PTC Council looks at what it has done, what remains to do


The Peachtree City Council on Feb. 9 held the first of several workshops in lieu of holding the annual retreat. The workshop included a review of the goals and objectives set by the council at the 2015 retreat. The next workshop will be held on March 1.

First up at the workshop was a review of completed objectives. Of the 22 previously established objectives, most were already completed. Only the objective dealing with the impact of the 2007 West Village annexation received any “tweaking.” City staff and the Georgia Department of Transportation continue to review the impact study, with the city continuing to review the impact on the tax base.

City Manager Jon Rorie said the issue includes a new fire station in the area, though a financial impact analysis is needed as the development of the area moves forward.

Next up was a review of 14 ongoing goals and objectives.

Two of those dealt with Lake Peachtree. The dredging is near completion, weather permitting, Rorie said. The other dealt with the Battery Way dock replacement, which Rorie said must be completed once the lake is re-filled.

Pertaining to the park venue in the areas around City Hall, Rorie said the city will continue to move forward once the dredging work is completed.

A number of other ongoing goals were in progress, with some to be covered during upcoming budget talks and others being currently addressed.

One of the goals, pertaining to an evaluation of Lake Peachtree’s north lagoon (Tinsley Mill lagoon) and the silt trap adjacent to Ga. Highway 54, figured into discussions later in the meeting.

The silt trap has not been cleaned since 1997, though most of the 15.5-acre lagoon on the north side of Hwy. 54 appears to be free of silt. City engineer David Borkowski suggested possible solutions to cleaning the area, adding that numerous federal laws pertaining to silt removal have changed over the years. The consensus of the council was to further explore the issue. Rorie was asked to contact a mitigation specialist to determine any available strategies.

Another segment of the meeting dealt with seven objectives going forward into the future. While several were eliminated, Councilwoman Kim Learnard suggested that an evaluation looking at expanding transportation options for the city’s seniors could be included in the city’s survey.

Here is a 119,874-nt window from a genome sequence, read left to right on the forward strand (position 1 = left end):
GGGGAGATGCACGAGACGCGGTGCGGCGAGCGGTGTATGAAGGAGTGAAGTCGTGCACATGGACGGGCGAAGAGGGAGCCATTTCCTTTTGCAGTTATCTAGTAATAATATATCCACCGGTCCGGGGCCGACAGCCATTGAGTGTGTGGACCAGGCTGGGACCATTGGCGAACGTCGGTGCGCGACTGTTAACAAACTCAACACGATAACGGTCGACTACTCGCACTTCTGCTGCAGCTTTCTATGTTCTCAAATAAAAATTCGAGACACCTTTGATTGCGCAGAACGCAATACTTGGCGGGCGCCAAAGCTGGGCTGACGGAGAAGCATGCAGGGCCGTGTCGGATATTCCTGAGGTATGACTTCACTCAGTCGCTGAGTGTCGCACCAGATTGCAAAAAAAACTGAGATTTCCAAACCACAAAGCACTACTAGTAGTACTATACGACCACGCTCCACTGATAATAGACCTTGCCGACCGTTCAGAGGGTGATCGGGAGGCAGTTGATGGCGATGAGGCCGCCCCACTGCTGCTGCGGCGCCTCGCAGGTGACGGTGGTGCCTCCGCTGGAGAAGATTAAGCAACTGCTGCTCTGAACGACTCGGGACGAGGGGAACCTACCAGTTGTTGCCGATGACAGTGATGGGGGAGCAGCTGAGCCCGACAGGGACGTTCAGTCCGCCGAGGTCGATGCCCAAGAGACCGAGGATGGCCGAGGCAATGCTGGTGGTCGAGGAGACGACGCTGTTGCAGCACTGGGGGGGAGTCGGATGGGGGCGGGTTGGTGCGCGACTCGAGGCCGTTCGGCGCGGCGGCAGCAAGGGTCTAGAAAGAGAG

As for a review of benefits for city employees, Rorie said that issue will be included in the upcoming budget sessions.

The change in venue from holding an annual retreat to having a number of workshops was Rorie’s idea.

Commenting on the change in procedure, Rorie said a series of evening workshops would provide better opportunity for citizens to participate in the process and allow council to focus on issues and challenges the community faces.

“We want input from our citizens on who we are as a community, and what we want to be in the next 20 years. This is more than a one-day event, so we need to take the time to gather the input for proper planning,” said Rorie.

A number of other workshops in the council chambers at 6:30 p.m. at City Hall will follow. Those include:

• March 1 — Statistics and trends: Are we the same community as 20 years ago? What type of community will we be 20 years from now? Housing stock, retail vacancy rates and industrial locations will be discussed. The meeting will also include demographics and growth rates of surrounding cities and counties.

• April 5 — Citizen engagement/citizen surveys review, assessment and city services expo. Discussions will include the One PTC-Community Assessment and comprehensive plan, a services assessment and a 2016 Citizen Satisfaction Survey to see what citizens think about their community life and city government.

• May 3 — What service levels are adequate to focus on the basics of the Peachtree City “brand.” the workshop will examine code enforcement public safety and recreation.

• June 7 — This workshop will examine City Council goals and objectives.

• June 27 — City Council budget workshop.